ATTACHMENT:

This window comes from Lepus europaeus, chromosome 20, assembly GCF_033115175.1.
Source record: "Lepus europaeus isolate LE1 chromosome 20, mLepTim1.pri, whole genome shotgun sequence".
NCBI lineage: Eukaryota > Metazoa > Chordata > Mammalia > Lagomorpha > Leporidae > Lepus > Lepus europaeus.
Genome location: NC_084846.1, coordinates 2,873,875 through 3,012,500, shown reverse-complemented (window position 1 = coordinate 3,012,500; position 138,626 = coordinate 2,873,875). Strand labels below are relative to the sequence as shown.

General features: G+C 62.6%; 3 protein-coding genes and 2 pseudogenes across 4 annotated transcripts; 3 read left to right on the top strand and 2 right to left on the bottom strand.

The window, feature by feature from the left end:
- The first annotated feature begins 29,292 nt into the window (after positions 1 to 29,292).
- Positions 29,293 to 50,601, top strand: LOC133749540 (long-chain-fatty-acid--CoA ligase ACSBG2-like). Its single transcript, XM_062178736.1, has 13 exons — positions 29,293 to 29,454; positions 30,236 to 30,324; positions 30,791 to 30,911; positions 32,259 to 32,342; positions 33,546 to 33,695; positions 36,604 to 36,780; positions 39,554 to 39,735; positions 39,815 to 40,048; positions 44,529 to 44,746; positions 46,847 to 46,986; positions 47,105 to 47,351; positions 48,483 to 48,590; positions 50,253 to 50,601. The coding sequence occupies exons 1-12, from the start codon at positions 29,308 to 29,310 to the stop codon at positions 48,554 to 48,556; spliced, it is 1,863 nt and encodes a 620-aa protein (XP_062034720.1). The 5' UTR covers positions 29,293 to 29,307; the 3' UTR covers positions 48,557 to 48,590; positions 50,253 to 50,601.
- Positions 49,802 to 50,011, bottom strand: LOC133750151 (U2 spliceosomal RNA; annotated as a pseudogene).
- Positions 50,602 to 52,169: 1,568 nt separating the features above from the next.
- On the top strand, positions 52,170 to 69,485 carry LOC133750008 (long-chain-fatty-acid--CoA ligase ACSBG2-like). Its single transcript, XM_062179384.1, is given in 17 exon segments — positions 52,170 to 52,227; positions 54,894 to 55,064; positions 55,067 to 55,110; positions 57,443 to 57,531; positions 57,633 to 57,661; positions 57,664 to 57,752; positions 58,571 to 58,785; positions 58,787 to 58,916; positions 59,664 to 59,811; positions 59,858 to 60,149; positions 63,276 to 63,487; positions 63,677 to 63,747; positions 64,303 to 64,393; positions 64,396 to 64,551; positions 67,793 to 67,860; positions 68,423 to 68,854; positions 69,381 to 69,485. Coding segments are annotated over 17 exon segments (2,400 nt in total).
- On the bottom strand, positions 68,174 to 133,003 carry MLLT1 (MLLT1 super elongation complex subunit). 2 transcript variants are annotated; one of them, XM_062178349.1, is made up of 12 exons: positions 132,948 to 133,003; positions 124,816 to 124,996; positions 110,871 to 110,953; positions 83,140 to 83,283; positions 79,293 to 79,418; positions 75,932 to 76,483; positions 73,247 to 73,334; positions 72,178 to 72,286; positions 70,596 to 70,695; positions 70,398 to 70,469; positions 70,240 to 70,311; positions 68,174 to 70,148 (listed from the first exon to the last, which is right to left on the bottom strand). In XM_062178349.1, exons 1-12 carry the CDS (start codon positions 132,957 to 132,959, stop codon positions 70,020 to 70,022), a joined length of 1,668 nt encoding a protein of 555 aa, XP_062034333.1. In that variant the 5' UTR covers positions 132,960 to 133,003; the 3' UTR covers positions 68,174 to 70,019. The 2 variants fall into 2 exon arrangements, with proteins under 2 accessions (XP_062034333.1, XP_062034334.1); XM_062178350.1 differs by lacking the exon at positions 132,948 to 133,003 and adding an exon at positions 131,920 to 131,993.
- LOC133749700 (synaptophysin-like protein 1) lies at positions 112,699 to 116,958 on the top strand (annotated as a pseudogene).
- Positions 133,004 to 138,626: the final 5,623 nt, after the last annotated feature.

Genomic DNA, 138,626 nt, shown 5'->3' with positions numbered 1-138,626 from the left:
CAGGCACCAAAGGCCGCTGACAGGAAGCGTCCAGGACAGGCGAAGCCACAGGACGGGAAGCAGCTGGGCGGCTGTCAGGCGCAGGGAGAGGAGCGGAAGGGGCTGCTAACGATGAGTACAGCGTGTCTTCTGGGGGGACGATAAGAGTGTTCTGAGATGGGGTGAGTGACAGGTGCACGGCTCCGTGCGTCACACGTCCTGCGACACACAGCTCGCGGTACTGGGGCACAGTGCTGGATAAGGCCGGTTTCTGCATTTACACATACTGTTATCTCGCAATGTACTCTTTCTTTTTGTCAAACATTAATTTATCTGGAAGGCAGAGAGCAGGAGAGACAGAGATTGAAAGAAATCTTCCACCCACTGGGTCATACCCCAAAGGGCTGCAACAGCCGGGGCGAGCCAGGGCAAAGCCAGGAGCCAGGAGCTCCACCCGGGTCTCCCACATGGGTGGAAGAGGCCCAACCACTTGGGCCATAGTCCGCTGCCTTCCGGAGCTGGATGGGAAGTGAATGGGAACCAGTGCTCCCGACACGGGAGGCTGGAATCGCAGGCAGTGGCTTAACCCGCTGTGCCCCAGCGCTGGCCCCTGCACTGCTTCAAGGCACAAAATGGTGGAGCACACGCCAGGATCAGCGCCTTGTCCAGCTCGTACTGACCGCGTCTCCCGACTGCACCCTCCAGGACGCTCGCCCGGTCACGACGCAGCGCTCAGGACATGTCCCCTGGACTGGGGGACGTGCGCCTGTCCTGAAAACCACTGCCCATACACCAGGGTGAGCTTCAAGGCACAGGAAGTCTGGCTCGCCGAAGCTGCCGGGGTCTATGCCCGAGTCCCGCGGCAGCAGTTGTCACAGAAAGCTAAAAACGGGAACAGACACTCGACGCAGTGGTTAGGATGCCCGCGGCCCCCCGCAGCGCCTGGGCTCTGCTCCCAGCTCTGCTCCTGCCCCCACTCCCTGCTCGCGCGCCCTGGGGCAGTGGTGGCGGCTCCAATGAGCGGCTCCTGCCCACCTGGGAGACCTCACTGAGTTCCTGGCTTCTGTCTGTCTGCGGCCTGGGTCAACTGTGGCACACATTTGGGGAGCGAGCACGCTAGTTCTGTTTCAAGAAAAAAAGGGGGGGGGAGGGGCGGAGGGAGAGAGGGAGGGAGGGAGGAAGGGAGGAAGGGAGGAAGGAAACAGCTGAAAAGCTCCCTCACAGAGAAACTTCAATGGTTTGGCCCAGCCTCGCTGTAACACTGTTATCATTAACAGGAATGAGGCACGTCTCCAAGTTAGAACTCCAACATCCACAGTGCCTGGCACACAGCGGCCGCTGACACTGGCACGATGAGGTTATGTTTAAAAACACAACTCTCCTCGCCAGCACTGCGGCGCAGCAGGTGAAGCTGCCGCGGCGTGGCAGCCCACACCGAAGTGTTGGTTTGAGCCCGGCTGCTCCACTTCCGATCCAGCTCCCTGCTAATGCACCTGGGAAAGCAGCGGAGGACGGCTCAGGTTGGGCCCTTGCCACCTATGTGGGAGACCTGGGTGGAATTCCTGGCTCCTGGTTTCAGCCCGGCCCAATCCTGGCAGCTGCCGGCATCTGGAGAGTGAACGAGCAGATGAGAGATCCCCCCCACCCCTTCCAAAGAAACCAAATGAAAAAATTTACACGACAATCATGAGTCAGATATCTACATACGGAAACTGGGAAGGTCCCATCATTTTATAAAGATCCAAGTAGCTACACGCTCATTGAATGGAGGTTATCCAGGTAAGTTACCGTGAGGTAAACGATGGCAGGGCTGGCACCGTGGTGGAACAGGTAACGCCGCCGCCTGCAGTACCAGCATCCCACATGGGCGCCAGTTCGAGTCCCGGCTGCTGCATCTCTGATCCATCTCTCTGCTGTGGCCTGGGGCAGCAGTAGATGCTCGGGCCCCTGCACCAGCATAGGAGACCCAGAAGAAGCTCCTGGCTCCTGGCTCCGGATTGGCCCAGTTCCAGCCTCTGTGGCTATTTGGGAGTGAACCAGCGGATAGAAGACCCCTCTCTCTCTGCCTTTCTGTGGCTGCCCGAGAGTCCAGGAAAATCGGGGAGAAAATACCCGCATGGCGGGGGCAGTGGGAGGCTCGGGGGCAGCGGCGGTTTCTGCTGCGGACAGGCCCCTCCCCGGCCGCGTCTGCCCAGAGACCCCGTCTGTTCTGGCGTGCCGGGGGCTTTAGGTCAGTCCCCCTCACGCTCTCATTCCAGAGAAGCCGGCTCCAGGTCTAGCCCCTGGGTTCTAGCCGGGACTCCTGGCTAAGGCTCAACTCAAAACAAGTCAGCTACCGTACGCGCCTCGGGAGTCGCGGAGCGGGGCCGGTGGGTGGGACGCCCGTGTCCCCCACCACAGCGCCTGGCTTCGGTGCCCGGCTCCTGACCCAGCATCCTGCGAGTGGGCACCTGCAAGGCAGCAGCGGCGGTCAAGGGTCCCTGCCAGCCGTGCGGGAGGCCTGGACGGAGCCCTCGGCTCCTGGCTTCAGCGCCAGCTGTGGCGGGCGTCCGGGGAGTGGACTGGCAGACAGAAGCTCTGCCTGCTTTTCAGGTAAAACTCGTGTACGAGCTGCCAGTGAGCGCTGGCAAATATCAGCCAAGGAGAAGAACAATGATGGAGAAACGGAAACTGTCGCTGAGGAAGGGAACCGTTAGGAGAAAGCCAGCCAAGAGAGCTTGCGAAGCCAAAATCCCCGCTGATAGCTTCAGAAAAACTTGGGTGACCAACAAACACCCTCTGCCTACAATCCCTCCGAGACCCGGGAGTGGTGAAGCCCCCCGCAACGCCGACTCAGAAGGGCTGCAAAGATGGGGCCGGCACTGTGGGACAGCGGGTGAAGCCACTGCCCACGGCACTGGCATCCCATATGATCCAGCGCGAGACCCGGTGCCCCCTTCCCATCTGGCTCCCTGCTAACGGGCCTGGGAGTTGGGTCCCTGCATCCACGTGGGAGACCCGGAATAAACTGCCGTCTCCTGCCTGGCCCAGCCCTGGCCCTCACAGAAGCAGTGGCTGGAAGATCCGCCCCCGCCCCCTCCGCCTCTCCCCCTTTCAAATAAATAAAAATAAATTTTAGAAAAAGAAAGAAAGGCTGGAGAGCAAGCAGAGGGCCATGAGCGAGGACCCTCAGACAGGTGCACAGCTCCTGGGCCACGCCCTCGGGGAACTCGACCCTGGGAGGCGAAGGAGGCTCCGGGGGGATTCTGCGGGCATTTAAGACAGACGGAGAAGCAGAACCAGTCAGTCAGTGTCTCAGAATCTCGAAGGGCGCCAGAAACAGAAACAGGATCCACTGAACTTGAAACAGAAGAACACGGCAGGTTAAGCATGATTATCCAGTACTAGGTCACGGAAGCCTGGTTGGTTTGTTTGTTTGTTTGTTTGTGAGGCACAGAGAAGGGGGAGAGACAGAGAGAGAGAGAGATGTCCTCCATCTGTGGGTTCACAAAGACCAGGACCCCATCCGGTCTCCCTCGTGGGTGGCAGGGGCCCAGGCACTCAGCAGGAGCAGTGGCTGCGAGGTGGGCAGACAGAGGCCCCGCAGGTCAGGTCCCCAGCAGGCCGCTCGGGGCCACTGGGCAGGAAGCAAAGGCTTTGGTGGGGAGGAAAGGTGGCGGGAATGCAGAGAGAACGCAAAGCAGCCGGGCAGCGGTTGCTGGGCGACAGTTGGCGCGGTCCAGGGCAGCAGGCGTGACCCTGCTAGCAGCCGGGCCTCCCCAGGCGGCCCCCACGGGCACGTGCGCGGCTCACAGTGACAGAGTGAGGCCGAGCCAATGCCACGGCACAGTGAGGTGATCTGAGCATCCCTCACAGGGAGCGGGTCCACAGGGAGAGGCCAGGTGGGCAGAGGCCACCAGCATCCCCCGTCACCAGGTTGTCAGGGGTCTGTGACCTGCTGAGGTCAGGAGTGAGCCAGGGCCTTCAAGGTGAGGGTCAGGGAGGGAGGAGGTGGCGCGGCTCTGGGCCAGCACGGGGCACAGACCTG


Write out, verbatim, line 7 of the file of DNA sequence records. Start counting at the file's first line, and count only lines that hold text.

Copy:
- The first annotated feature begins 29,292 nt into the window (after positions 1 to 29,292).